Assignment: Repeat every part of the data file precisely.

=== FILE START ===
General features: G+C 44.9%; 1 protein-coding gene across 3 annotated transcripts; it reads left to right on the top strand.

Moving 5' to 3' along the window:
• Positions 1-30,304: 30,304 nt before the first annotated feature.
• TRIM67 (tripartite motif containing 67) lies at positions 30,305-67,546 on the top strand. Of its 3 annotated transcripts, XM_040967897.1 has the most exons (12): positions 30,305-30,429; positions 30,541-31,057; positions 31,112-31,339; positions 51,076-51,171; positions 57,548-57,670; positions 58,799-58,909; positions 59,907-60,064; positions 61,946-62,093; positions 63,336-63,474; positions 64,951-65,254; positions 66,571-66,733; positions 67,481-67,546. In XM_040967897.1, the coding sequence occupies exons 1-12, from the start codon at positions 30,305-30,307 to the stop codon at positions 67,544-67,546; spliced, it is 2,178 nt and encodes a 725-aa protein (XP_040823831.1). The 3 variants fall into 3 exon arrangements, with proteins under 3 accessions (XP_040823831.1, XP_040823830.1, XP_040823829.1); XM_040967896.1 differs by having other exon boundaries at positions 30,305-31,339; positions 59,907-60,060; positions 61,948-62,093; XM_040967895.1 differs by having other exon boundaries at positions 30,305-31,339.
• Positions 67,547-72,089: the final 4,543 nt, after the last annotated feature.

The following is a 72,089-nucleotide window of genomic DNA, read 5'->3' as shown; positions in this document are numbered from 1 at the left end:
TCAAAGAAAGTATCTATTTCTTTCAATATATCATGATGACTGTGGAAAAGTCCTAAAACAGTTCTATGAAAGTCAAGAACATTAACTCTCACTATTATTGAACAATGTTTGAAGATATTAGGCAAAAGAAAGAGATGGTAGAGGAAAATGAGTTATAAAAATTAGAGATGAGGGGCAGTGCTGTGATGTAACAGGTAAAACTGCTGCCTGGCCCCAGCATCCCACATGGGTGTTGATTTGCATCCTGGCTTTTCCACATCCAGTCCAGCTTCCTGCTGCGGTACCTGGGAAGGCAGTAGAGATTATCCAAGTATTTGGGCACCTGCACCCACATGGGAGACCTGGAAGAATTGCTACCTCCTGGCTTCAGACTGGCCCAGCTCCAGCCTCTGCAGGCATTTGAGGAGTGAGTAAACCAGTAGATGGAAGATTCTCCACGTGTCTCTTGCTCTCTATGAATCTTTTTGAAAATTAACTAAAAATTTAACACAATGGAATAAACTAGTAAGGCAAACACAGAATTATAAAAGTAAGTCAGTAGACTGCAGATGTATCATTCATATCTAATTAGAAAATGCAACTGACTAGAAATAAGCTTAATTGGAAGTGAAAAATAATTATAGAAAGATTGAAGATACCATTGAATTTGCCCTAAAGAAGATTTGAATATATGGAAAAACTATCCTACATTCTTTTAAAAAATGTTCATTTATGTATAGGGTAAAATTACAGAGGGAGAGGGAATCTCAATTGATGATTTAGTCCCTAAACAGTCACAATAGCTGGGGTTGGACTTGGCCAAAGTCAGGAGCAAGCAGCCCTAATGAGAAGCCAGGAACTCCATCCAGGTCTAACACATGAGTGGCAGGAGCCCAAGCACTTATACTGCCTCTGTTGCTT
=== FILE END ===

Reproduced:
General features: G+C 44.9%; 1 protein-coding gene across 3 annotated transcripts; it reads left to right on the top strand.

Moving 5' to 3' along the window:
• Positions 1-30,304: 30,304 nt before the first annotated feature.
• TRIM67 (tripartite motif containing 67) lies at positions 30,305-67,546 on the top strand. Of its 3 annotated transcripts, XM_040967897.1 has the most exons (12): positions 30,305-30,429; positions 30,541-31,057; positions 31,112-31,339; positions 51,076-51,171; positions 57,548-57,670; positions 58,799-58,909; positions 59,907-60,064; positions 61,946-62,093; positions 63,336-63,474; positions 64,951-65,254; positions 66,571-66,733; positions 67,481-67,546. In XM_040967897.1, the coding sequence occupies exons 1-12, from the start codon at positions 30,305-30,307 to the stop codon at positions 67,544-67,546; spliced, it is 2,178 nt and encodes a 725-aa protein (XP_040823831.1). The 3 variants fall into 3 exon arrangements, with proteins under 3 accessions (XP_040823831.1, XP_040823830.1, XP_040823829.1); XM_040967896.1 differs by having other exon boundaries at positions 30,305-31,339; positions 59,907-60,060; positions 61,948-62,093; XM_040967895.1 differs by having other exon boundaries at positions 30,305-31,339.
• Positions 67,547-72,089: the final 4,543 nt, after the last annotated feature.

The following is a 72,089-nucleotide window of genomic DNA, read 5'->3' as shown; positions in this document are numbered from 1 at the left end:
TCAAAGAAAGTATCTATTTCTTTCAATATATCATGATGACTGTGGAAAAGTCCTAAAACAGTTCTATGAAAGTCAAGAACATTAACTCTCACTATTATTGAACAATGTTTGAAGATATTAGGCAAAAGAAAGAGATGGTAGAGGAAAATGAGTTATAAAAATTAGAGATGAGGGGCAGTGCTGTGATGTAACAGGTAAAACTGCTGCCTGGCCCCAGCATCCCACATGGGTGTTGATTTGCATCCTGGCTTTTCCACATCCAGTCCAGCTTCCTGCTGCGGTACCTGGGAAGGCAGTAGAGATTATCCAAGTATTTGGGCACCTGCACCCACATGGGAGACCTGGAAGAATTGCTACCTCCTGGCTTCAGACTGGCCCAGCTCCAGCCTCTGCAGGCATTTGAGGAGTGAGTAAACCAGTAGATGGAAGATTCTCCACGTGTCTCTTGCTCTCTATGAATCTTTTTGAAAATTAACTAAAAATTTAACACAATGGAATAAACTAGTAAGGCAAACACAGAATTATAAAAGTAAGTCAGTAGACTGCAGATGTATCATTCATATCTAATTAGAAAATGCAACTGACTAGAAATAAGCTTAATTGGAAGTGAAAAATAATTATAGAAAGATTGAAGATACCATTGAATTTGCCCTAAAGAAGATTTGAATATATGGAAAAACTATCCTACATTCTTTTAAAAAATGTTCATTTATGTATAGGGTAAAATTACAGAGGGAGAGGGAATCTCAATTGATGATTTAGTCCCTAAACAGTCACAATAGCTGGGGTTGGACTTGGCCAAAGTCAGGAGCAAGCAGCCCTAATGAGAAGCCAGGAACTCCATCCAGGTCTAACACATGAGTGGCAGGAGCCCAAGCACTTATACTGCCTCTGTTGCTT